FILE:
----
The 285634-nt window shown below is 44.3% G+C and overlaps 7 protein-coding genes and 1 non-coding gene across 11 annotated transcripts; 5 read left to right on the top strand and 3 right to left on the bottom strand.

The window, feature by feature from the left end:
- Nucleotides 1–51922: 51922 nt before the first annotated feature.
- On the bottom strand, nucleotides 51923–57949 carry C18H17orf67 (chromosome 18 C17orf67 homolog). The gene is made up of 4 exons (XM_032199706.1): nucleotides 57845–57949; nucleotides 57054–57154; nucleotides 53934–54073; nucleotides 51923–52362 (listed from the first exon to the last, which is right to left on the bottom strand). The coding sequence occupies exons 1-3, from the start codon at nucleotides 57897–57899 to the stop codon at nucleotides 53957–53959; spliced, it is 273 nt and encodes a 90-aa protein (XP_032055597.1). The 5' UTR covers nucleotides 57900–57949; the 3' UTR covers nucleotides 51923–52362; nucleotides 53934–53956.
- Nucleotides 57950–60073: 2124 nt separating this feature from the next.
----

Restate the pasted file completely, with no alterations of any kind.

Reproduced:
The 285634-nt window shown below is 44.3% G+C and overlaps 7 protein-coding genes and 1 non-coding gene across 11 annotated transcripts; 5 read left to right on the top strand and 3 right to left on the bottom strand.

The window, feature by feature from the left end:
- Nucleotides 1–51922: 51922 nt before the first annotated feature.
- On the bottom strand, nucleotides 51923–57949 carry C18H17orf67 (chromosome 18 C17orf67 homolog). The gene is made up of 4 exons (XM_032199706.1): nucleotides 57845–57949; nucleotides 57054–57154; nucleotides 53934–54073; nucleotides 51923–52362 (listed from the first exon to the last, which is right to left on the bottom strand). The coding sequence occupies exons 1-3, from the start codon at nucleotides 57897–57899 to the stop codon at nucleotides 53957–53959; spliced, it is 273 nt and encodes a 90-aa protein (XP_032055597.1). The 5' UTR covers nucleotides 57900–57949; the 3' UTR covers nucleotides 51923–52362; nucleotides 53934–53956.
- Nucleotides 57950–60073: 2124 nt separating this feature from the next.